So you want to exit your business. You’ve worked hard for many years and you want a change. Maybe you want a change of pace, or to take a rest, or maybe you want to look at another venture using the cash from the sale to finance it. Whatever the reason you want to exit, you want to do so profitably, with as few problems as possible.

Maybe you have been approached by a larger company or even a corporate and what you have seen so far looks attractive. Selling to a corporate has its advantages. There is little risk that the sale won’t be completed and little risk the money won’t be paid out.

However as you read through the agreement you see that the sale is in two parts. An amount paid out on signing followed by a second amount a couple of years later subject to the business achieving a certain level of profitability. Also you are required to stay on (often as CEO) to lead the company to achieve the set target.

Sounds like a fair enough arrangement and one that in many cases has resulted in a good result for both parties.

However there can be fishhooks. In this article I look at three potential fishhooks and conclude with an exciting alternative exit approach.

Fishhook 1. You lose control of the chequebook

Since you have sold the business, you no longer have full control over your bank account. You are still required to achieve the agreed target, but the expenditures you would have made in the past without thinking, now have to be approved by the new CFO. Now no one doubts that CFO’s understand how companies work, but your new CFO may not grasp the ins and outs of your unique company, nor understand the particulars of the people you deal with and have dealt with for years. And so he vetoes your requests for expenditure. Or the delays in gaining approval mean the opportunity passes you by. How can you be expected to achieve the target while you are denied the means to achieve that target?

So in two stage purchases you want to hang onto the cheque book.   

Fishhook 2. Your advice is ignored.

Should you be required to stay on not as CEO but as an advisor, or as a salesperson, then it is even harder to ensure that the company reaches the agreed target on which the additional sale amount is based. The people responsible for critical decisions may not accept your advice! Worse still, they may even act contrary to your advice to prevent the company growing until after you have exited fully.

Then once you have departed, they apply your ideas, the company succeeds and they gain all the accolades! You might think this is counter intuitive. Why would someone not what the company to succeed?  Certainly not an SME owner! Precisely! The person now running your company is not an SME owner. S/he is likely to be an ambitious corporate manager, and your company is simply a step up the ladder in their career objectives.  

Fishhook 3. No benefit from future earnings

The purchase price of your company is usually calculated on past performance rather than on future earnings. Yet the best years may be ahead. Especially if the buyer makes available the resources a corporate owner can bring. So it can be rather demoralising sitting round a table trying to persuade a purchaser to value your vision of the future. Even if there is a two stage purchase, with cash now and the balance once the business has achieved a certain target, that target is rarely calculated on the company reaching the potential you believe it could with the additional resources. So while you may be hoping for a great price, you don’t really want to sell until you have that great year - but that may be difficult without the benefit of the corporate resources.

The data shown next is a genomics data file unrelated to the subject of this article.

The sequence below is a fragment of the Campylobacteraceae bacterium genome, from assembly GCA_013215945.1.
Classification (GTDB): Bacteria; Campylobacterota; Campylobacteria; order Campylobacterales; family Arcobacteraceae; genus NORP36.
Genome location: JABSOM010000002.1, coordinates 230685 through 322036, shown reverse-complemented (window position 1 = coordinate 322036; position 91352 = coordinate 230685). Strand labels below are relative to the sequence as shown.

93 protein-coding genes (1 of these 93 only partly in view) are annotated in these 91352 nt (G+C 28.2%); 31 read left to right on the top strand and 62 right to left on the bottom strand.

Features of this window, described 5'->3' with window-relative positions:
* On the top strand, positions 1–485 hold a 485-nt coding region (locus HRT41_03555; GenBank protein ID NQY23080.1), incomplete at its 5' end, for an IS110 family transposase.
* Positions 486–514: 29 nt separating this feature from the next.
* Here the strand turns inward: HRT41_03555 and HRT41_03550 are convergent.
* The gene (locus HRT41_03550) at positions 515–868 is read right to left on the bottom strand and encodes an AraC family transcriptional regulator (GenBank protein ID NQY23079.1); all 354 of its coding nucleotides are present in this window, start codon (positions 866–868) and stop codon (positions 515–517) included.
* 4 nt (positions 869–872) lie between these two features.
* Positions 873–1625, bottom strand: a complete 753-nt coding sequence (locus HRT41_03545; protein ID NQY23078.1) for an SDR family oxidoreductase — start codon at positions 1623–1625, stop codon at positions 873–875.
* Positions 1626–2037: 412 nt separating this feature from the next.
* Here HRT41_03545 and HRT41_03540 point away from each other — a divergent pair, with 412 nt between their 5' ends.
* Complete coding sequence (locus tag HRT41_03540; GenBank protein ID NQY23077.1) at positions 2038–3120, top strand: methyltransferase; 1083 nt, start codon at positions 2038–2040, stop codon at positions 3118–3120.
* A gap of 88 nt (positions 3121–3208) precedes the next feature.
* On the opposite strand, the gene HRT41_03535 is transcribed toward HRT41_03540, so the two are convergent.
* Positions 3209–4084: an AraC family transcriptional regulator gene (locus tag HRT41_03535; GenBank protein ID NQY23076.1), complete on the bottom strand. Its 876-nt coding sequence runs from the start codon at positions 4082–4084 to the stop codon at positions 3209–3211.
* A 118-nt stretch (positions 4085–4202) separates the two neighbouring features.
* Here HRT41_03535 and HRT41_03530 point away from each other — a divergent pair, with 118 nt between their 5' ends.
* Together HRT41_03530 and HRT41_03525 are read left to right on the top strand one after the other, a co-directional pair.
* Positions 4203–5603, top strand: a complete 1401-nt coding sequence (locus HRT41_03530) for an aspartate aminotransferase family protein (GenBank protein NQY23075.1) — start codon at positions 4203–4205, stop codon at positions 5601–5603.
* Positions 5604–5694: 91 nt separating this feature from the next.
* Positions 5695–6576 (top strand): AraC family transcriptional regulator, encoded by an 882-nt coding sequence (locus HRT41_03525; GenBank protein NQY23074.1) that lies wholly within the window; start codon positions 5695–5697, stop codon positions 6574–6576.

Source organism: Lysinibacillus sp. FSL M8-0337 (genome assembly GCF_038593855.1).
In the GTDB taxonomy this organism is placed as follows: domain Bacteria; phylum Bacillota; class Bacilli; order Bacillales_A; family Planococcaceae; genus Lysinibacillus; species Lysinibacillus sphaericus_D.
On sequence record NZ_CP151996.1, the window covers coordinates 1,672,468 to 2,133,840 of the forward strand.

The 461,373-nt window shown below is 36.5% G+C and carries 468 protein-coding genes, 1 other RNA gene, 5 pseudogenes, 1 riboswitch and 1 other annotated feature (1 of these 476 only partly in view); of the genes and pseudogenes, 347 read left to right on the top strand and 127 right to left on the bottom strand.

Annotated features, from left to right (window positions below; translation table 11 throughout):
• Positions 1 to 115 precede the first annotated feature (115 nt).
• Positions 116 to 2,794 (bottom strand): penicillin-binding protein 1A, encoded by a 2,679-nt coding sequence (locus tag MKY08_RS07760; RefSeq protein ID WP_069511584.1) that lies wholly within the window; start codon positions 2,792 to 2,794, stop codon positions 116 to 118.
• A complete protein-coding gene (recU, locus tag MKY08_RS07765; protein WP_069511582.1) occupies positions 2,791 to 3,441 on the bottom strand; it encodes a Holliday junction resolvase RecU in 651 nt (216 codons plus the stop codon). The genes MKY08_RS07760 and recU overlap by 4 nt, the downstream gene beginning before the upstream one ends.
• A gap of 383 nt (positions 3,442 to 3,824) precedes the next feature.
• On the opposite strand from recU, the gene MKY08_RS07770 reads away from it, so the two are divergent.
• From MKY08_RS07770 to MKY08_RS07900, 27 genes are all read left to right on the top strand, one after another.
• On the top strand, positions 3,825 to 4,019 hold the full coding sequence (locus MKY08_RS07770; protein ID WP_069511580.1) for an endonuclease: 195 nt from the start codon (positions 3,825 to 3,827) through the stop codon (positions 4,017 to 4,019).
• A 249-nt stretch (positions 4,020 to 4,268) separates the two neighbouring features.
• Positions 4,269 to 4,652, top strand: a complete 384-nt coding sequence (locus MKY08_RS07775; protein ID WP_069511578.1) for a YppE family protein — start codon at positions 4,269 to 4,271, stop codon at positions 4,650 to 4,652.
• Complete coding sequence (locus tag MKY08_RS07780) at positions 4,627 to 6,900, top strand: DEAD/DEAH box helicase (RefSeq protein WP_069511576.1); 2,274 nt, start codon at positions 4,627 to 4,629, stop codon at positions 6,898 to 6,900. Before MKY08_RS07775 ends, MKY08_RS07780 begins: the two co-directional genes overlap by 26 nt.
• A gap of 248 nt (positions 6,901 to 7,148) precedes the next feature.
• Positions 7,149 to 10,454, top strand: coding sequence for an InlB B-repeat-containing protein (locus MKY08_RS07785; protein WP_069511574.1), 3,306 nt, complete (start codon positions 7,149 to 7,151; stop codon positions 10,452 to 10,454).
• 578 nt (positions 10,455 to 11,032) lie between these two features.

But, there is an alternative exit option - Agglomeration.

What if you could trade the shares in your private company for shares in a big publicly listed company (PLC) and still keep full control of your business - and benefit from any future increases in company profit? What if doing so were to only take a matter of weeks with no upfront fees?  

In the alternative exit option you do not lose control. You remain as CEO and retain full control - of the chequebook and of how to make best use of the resources the PLC brings to your company. You get to make all the strategic decisions about your company. Further you get all the benefits of being part of a global PLC - collegiality with some of the brightest entrepreneurs in your industry and outlets into markets you never thought possible.  

Moreover, you get to trade future earnings for more shares in the PLC. Then, when you wish to exit your business you can do so at your leisure. Simply replace yourself as CEO and sell shares or retain them and earn dividends.

While taking a different route to listing, an agglomerated PLC retains all the elements of a listed company, and comes under the same jurisdictions. However, an agglomerated PLC usually has no debt, is directed by entrepreneurs and makes substantial profits. So agglomerated PLCs are highly sought after by investors.

You can find out more at

Graeme Owen


Agglomerate Your Business brings together three leading New Zealand business coaches who believe that entrepreneurs are the change makers in the world and that there are 'millions' of good small businesses run by entrepreneurs that deserve to have a level playing field with the big boys.